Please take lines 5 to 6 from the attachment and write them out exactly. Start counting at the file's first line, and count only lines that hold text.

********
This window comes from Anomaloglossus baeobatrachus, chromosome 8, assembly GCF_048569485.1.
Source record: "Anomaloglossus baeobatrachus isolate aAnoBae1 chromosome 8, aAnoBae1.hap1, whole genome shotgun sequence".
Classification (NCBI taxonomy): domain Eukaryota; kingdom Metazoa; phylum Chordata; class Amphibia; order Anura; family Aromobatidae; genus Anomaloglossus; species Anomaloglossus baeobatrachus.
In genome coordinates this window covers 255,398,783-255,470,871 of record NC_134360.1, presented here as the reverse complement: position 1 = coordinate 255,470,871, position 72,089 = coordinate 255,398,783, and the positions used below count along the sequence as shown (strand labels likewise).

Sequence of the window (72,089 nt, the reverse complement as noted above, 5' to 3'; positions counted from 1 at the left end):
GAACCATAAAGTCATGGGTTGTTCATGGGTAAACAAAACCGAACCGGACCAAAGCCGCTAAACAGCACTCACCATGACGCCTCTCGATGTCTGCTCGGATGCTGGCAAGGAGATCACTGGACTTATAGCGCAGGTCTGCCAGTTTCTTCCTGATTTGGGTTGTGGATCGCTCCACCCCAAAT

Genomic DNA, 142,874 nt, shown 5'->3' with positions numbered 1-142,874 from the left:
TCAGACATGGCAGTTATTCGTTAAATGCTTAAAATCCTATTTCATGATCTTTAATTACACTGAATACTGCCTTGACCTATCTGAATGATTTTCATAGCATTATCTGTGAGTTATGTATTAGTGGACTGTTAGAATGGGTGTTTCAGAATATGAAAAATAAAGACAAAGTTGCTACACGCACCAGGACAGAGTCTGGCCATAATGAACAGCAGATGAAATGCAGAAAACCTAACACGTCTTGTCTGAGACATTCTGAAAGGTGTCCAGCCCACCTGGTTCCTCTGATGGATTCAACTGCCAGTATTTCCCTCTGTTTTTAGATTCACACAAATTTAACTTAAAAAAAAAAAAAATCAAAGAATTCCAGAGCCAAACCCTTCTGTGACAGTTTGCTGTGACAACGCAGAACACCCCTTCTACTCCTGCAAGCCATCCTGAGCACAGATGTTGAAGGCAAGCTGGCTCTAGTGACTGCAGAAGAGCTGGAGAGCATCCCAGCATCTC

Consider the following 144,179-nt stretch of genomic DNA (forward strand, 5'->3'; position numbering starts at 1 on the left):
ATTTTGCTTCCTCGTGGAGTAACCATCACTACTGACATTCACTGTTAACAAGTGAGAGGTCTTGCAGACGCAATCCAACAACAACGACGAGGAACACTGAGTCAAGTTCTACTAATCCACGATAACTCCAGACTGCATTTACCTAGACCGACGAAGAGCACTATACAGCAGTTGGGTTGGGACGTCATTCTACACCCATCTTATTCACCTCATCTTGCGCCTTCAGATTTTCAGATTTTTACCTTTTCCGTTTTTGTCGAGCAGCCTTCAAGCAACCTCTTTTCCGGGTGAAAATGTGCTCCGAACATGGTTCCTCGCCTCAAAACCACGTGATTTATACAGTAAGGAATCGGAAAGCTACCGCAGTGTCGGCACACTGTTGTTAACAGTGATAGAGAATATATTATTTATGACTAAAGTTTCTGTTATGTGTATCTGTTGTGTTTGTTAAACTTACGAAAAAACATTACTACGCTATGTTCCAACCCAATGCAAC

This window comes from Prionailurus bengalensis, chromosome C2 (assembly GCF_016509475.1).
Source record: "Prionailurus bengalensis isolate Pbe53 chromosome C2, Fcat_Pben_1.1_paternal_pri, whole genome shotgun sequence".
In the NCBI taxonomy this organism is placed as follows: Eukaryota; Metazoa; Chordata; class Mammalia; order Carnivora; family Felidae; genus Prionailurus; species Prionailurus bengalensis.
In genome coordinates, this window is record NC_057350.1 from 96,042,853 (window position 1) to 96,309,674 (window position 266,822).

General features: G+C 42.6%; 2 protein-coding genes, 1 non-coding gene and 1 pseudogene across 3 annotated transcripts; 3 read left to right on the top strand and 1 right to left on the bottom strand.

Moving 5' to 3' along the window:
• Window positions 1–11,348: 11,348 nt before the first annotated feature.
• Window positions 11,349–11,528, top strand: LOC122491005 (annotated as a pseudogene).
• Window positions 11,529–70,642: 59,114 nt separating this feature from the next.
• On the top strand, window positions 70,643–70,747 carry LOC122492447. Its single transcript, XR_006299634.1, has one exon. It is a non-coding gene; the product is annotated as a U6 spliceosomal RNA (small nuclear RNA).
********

Sequence of the window (72,089 nt, the reverse complement as noted above, 5' to 3'; positions counted from 1 at the left end):
GAACCATAAAGTCATGGGTTGTTCATGGGTAAACAAAACCGAACCGGACCAAAGCCGCTAAACAGCACTCACCATGACGCCTCTCGATGTCTGCTCGGATGCTGGCAAGGAGATCACTGGACTTATAGCGCAGGTCTGCCAGTTTCTTCCTGATTTGGGTTGTGGATCGCTCCACCCCAAAT